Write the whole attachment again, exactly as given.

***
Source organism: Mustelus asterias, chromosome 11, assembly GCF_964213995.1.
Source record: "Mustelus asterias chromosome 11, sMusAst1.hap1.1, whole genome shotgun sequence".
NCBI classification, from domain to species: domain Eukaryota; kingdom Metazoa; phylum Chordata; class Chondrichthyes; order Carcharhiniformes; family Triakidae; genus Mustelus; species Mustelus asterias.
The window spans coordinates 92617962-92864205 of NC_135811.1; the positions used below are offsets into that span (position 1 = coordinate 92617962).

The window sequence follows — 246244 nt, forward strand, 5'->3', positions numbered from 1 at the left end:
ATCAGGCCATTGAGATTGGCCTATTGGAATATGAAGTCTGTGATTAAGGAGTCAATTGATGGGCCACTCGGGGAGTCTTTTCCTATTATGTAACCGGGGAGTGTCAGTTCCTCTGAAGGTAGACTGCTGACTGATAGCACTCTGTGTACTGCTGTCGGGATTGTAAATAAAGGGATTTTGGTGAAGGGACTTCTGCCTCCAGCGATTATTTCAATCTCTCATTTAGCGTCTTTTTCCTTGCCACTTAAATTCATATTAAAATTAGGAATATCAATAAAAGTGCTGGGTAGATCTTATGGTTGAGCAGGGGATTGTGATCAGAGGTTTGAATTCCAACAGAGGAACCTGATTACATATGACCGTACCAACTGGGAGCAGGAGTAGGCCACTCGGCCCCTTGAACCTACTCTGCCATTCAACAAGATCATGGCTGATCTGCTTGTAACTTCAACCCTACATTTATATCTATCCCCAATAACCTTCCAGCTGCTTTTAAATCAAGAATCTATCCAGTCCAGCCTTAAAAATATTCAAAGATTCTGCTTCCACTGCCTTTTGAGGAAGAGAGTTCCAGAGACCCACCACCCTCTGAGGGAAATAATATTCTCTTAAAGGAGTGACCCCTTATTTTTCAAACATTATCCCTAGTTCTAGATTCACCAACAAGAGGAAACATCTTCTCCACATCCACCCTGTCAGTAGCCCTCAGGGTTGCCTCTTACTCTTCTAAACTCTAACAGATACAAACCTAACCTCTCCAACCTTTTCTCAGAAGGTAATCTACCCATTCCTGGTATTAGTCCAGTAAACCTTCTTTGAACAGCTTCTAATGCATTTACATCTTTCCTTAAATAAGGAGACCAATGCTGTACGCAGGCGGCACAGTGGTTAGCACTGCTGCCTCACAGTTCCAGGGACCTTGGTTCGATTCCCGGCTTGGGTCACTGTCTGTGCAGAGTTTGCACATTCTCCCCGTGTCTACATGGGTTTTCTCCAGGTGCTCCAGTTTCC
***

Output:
Source organism: Mustelus asterias, chromosome 11, assembly GCF_964213995.1.
Source record: "Mustelus asterias chromosome 11, sMusAst1.hap1.1, whole genome shotgun sequence".
NCBI classification, from domain to species: domain Eukaryota; kingdom Metazoa; phylum Chordata; class Chondrichthyes; order Carcharhiniformes; family Triakidae; genus Mustelus; species Mustelus asterias.
The window spans coordinates 92617962-92864205 of NC_135811.1; the positions used below are offsets into that span (position 1 = coordinate 92617962).

The window sequence follows — 246244 nt, forward strand, 5'->3', positions numbered from 1 at the left end:
ATCAGGCCATTGAGATTGGCCTATTGGAATATGAAGTCTGTGATTAAGGAGTCAATTGATGGGCCACTCGGGGAGTCTTTTCCTATTATGTAACCGGGGAGTGTCAGTTCCTCTGAAGGTAGACTGCTGACTGATAGCACTCTGTGTACTGCTGTCGGGATTGTAAATAAAGGGATTTTGGTGAAGGGACTTCTGCCTCCAGCGATTATTTCAATCTCTCATTTAGCGTCTTTTTCCTTGCCACTTAAATTCATATTAAAATTAGGAATATCAATAAAAGTGCTGGGTAGATCTTATGGTTGAGCAGGGGATTGTGATCAGAGGTTTGAATTCCAACAGAGGAACCTGATTACATATGACCGTACCAACTGGGAGCAGGAGTAGGCCACTCGGCCCCTTGAACCTACTCTGCCATTCAACAAGATCATGGCTGATCTGCTTGTAACTTCAACCCTACATTTATATCTATCCCCAATAACCTTCCAGCTGCTTTTAAATCAAGAATCTATCCAGTCCAGCCTTAAAAATATTCAAAGATTCTGCTTCCACTGCCTTTTGAGGAAGAGAGTTCCAGAGACCCACCACCCTCTGAGGGAAATAATATTCTCTTAAAGGAGTGACCCCTTATTTTTCAAACATTATCCCTAGTTCTAGATTCACCAACAAGAGGAAACATCTTCTCCACATCCACCCTGTCAGTAGCCCTCAGGGTTGCCTCTTACTCTTCTAAACTCTAACAGATACAAACCTAACCTCTCCAACCTTTTCTCAGAAGGTAATCTACCCATTCCTGGTATTAGTCCAGTAAACCTTCTTTGAACAGCTTCTAATGCATTTACATCTTTCCTTAAATAAGGAGACCAATGCTGTACGCAGGCGGCACAGTGGTTAGCACTGCTGCCTCACAGTTCCAGGGACCTTGGTTCGATTCCCGGCTTGGGTCACTGTCTGTGCAGAGTTTGCACATTCTCCCCGTGTCTACATGGGTTTTCTCCAGGTGCTCCAGTTTCC